And notwithstanding all the stir and eager revival of the Fourteenth Century in religion, politics, literature and general life, there was much both of sin and of sorrow then to exercise the pitiful soul—troubles enough in Norwich itself, of oppression and riot and desolating pestilence—troubles enough in Europe, West and East,—wars and enslaving and many cruelties in distant lands, and harried Armenian Christians coming to the Court of Edward to plead for succour in their long-enduring patience. There was trouble wherever one looked; but to prayer, and to that compassion which is in itself a prayer, the answer came. Indeed the compassion was its own first immediate answer: for "then I saw that each kind compassion that man hath on his even-Cristen (his fellow-Christians) with charity, it is Christ in him." This is the comfort that both comforts in waiting and calls to deeds of help. And such "charity" of social service was not beyond the scope of the life "enclosed,"—whether it might be by deed or, as more often, by speech.
It is in her seeking for truth and her beholding of Love that we best know Julian. Of the opening of the Revelation she says: "In all this I was greatly stirred in charity to mine even-Christians, that they might see and know the same that I saw: for I would it were comfort to them," and again and again throughout the book she declares that the "special Shewing" is given not for her in special, but for all—for all are meant to be one in comfort as all are one in need. "Because of the Shewing I am not good, but if I love God the better: and in as much as ye love God the better it is more to you than to me. . . . For we are all one in comfort. For truly it was not shewed me that God loved me better than the least soul that is in grace; for I am certain that there be many that never had any Shewing nor sight but of the common teaching of Holy Church that love God better than I. For if I look singularly to myself I am right nought; but in general [manner of regarding] I am, I hope, in oneness of charity with all mine even-Christians. For in this oneness standeth the life of all mankind that shall be saved, and that which I say of me, I say in the person of all mine even-Christians: for I am taught in the Spiritual Shewing of our Lord God that He meaneth it so. And therefore I pray you for God's sake, and counsel you for your own profit that ye leave the beholding of a worthless creature [a "wretch"] it was shewed to and mightily, wisely and meekly behold God that of His special goodness would shew it generally, in comfort of us all " (ix.).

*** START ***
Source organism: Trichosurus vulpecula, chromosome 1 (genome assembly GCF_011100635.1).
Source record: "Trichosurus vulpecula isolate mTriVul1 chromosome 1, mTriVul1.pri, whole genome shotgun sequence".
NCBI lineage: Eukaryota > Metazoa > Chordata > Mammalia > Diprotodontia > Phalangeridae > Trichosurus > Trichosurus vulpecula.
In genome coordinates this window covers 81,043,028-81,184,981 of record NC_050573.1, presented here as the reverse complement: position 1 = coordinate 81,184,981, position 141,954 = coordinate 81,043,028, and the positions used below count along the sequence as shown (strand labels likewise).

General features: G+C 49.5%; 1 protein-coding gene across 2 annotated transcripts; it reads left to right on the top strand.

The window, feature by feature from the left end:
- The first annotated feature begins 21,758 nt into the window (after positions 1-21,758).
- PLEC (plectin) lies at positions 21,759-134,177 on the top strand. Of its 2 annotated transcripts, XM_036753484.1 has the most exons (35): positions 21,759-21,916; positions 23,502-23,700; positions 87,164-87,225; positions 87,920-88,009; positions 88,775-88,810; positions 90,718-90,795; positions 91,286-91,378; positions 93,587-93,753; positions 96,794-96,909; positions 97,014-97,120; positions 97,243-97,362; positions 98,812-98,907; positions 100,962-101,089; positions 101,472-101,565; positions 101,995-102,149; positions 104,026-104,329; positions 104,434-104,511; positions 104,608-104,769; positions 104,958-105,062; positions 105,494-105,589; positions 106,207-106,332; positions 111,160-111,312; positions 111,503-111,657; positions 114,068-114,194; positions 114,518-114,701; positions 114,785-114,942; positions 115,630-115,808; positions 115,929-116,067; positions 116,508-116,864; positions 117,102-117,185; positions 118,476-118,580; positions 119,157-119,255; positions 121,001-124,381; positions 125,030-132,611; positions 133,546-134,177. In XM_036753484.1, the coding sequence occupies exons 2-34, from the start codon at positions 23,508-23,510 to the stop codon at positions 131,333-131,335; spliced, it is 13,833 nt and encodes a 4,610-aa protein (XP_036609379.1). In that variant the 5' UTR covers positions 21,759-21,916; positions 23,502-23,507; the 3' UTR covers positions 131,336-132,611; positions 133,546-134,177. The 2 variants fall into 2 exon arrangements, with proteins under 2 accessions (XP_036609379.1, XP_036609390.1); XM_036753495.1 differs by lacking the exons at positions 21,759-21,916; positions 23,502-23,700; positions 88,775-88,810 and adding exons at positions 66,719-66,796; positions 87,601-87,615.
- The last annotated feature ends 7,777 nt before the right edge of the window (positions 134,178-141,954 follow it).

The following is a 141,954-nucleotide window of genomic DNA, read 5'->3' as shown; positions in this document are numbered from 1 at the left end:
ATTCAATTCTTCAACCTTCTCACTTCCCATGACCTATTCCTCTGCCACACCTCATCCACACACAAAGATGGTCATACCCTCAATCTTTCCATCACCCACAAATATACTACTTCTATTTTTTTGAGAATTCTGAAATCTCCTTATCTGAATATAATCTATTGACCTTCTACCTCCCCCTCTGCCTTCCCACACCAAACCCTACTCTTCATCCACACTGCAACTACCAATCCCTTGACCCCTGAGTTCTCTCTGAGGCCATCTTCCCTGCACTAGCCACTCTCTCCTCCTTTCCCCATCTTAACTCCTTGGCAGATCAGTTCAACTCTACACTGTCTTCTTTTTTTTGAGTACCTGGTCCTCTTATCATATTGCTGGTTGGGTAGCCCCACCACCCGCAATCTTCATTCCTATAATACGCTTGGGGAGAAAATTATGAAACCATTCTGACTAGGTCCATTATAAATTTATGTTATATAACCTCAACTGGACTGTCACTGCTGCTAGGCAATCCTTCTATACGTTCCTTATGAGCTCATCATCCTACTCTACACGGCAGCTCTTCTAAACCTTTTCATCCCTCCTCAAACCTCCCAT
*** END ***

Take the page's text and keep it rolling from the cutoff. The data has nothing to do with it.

Thus Julian turns our eyes from looking on her to looking with her on the Revelation of Divine Love.
Yet surely in her we have also "a shewing"—a shewing of the same. She tells us little of her own story, and little is told us of her by any one else, but all through her recording of the Revelation the simple creature to whom it was made unconsciously shews herself, so that soon we come to know her with a pleasure that surely she would not think too "special" in its regard. (For she herself in speaking of Love makes note that the general does not exclude the special). Perhaps we are helped in this friendly acquaintanceship by those endearingly characteristic little formulas of speech disavowing any claim to dogmatic authority in the statements of her views of truth: those modest parentheses "as to my sight," "as to mine understanding." "Wisdom and truth and love," the dower that she saw in the Gracious soul, were surely in the soul of this meek woman; but enclosing these gifts of nature and grace are qualities special to Julian: depth of passion, with quietness, order, and moderation; loyalty in faith, with clearest candour—"I believe . . . but this was not shewed me"—(xxxiii., lxxvii., lxxx.) pitifulness and sympathy, with hope and a blithe serenity; sound good sense with a little sparkle upon it—as of delicate humour (that crowning virtue of saints); and beneath all, above all, an exquisite tenderness that turns her speech to music. "I will lay thy Stones with fair Colours."